Mexican Truffles or Huitlacoche

Fresh huitlacoche being sold fresh at summer market.
Fresh huitlacoche on display at summer market. These ears sell 50 times more than standard ears.

In polite company it’s called the Mexican truffle, but in the American corn belt it’s nothing but common smut (Ustilago maydis). In fact, the USDA has been trying to eradicate it for a century. If you have ever seen a smut infested ear of corn, you’d know why this bizarre sooty looking fungus freaks people out. No doubt backyard gardeners in the Midwest will see it often during rainy summers because the fungus thrives in warm, wet weather.


But, in other cultures the fungus is cherished like a select and delicious mushroom truffle. First appreciated by the Aztecs, the Mexican truffle was incorporated into many of their ancient dishes and named huitlacoche (wee-tlah-KOH-cheh). The translation from the Nahuatl language is “crow excrement”, which describes its unsavory appearance. Despite odd looks, this flavorful food is still a big part of Mexican cuisine today. It’s integrated into tamales and soups, or fresh puffed up kernels, called “galls”, are boiled for ten minutes then sautéed until crispy in butter. Cans of the fungus are commonly sold in indigenous marketplaces. Fresh ears can be found in summertime and are easily preserved by freezing.

Harvesting Huitlacoche

A huitlacoche on developing corn.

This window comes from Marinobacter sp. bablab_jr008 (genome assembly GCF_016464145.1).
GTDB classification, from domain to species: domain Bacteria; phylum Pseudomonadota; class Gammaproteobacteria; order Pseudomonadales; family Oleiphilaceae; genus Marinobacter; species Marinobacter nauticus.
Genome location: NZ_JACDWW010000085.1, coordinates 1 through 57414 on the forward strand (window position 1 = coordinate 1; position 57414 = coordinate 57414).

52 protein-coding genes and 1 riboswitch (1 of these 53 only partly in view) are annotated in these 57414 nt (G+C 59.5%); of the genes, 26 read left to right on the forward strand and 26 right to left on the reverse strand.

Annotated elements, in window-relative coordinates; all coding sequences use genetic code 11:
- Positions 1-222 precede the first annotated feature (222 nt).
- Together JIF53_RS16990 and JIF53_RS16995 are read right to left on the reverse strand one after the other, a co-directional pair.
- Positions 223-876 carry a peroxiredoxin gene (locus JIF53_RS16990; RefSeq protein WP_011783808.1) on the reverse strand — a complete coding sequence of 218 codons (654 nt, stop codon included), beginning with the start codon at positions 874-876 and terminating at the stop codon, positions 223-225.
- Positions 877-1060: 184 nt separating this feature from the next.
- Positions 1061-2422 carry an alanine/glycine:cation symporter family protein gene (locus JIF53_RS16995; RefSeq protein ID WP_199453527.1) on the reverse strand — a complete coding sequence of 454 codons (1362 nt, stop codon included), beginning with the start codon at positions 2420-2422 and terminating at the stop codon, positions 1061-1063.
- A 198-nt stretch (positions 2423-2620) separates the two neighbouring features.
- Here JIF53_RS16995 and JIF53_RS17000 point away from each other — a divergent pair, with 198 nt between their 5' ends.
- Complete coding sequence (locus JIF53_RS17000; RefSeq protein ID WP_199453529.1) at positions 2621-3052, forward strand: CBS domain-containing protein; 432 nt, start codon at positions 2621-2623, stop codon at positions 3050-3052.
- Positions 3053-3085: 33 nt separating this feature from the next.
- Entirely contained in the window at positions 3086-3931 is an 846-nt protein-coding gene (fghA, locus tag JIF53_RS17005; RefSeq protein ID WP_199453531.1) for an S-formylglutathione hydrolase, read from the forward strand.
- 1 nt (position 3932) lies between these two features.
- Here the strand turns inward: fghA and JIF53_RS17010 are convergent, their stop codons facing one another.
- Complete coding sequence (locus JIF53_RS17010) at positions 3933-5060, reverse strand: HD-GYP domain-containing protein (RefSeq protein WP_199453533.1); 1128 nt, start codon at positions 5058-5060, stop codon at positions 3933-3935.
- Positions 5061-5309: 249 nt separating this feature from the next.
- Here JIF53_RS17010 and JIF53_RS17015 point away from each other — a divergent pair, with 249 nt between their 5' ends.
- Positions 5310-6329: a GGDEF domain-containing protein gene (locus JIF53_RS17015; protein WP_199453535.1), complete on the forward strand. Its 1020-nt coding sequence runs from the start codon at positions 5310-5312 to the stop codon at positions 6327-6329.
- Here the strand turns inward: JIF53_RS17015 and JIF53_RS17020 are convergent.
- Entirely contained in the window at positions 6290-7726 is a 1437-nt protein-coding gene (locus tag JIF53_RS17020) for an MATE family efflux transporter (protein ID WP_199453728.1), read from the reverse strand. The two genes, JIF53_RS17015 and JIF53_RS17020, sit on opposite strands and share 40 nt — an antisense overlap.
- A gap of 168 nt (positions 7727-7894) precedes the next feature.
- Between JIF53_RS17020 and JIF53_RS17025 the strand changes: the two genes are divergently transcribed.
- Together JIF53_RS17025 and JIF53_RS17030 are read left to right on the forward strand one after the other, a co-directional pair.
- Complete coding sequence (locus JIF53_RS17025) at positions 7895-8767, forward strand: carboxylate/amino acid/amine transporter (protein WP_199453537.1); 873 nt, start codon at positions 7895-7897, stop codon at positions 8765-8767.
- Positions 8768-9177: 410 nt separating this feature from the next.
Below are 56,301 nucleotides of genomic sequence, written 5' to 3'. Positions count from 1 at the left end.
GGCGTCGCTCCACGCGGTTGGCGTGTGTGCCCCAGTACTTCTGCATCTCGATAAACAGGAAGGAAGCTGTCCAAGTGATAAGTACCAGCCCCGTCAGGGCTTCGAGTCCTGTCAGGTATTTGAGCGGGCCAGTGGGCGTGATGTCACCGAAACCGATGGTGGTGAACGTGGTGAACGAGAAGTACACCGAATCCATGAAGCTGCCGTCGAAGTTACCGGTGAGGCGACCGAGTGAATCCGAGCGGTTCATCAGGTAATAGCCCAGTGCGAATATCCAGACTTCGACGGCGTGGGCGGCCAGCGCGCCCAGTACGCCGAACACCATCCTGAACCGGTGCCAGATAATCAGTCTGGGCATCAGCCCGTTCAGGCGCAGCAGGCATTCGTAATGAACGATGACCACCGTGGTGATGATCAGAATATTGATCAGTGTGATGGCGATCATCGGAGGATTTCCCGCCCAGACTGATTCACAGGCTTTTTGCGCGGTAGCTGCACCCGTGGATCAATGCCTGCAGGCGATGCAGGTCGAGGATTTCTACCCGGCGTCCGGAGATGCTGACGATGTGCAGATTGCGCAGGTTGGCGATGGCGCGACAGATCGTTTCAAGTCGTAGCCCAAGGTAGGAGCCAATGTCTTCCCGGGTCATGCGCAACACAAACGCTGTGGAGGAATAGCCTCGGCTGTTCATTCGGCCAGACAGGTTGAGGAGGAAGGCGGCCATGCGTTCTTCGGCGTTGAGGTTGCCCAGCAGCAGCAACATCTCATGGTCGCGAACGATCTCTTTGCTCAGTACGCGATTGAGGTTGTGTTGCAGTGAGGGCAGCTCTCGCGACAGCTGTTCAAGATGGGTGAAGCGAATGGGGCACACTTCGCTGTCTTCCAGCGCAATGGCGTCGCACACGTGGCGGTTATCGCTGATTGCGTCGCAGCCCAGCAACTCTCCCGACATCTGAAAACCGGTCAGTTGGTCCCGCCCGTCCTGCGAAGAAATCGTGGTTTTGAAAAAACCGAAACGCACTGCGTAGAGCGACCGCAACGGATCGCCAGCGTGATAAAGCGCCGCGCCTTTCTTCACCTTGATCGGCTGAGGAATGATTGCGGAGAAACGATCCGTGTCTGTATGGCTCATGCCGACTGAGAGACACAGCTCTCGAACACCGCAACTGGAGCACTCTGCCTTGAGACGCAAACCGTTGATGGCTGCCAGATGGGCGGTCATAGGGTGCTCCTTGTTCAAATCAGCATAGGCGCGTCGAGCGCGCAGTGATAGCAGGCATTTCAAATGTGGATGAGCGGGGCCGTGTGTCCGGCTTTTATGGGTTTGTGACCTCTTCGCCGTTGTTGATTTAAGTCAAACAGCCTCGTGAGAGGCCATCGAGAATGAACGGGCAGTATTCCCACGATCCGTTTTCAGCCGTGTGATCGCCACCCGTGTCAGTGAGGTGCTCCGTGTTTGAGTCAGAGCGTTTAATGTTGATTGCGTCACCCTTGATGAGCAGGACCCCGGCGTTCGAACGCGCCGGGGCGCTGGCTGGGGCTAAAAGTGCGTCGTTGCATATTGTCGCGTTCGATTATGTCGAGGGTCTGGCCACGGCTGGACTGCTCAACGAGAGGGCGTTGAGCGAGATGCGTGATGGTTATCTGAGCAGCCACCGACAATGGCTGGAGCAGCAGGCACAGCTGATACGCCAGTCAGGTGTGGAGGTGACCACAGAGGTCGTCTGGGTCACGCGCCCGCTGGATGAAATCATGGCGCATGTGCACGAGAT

The traditional time to harvest Mexican truffles is when the infected kernels are puffy and white in their early state. At this time they are like mushrooms before their gills open. Some say they should be as soft as a freshly ripened pear. At peak the flavor is described as sweet corn and smoke. Waiting too long results in a truly smutty flavor because the kernal insides turn from delicious white flesh to masses of black spores. When sporulating kernels split open the spores are released traveling on the wind to nearby corn plants or soil. In the soil they can remain viable for up to three years.

In the wet central highlands of Mexico and Guatemala, small farmers search their crops during the rainy season for signs of the developing fungus. Infected ears are relished in home cooking and add to the sparse early season diet. Early collection of infected ears probably protects later crops from smut infestations as well. It’s profitable too. Farmers sell excess ears at fifty times what a standard ear of corn costs. In the markets of Mexico City over 100 tons of Mexican truffle are sold each season.

Huitlacoche Gains Popularity

An infected ear just beginning to produce smutty kernals.

Interest in pre-Hispanic ingredients has risen among those in the organic gourmet world. One famous dinner held in 1989 by the James Beard Foundation featured huitlacoche in many dishes in an effort to bring this new-yet-old food to light. As a result, the USDA began allowing select farms to intentionally infect corn with the fungus. The irony here is that scientists at the USDA working to eradicate smut discovered new, effective ways to infect corn with the fungus in order to test various cures.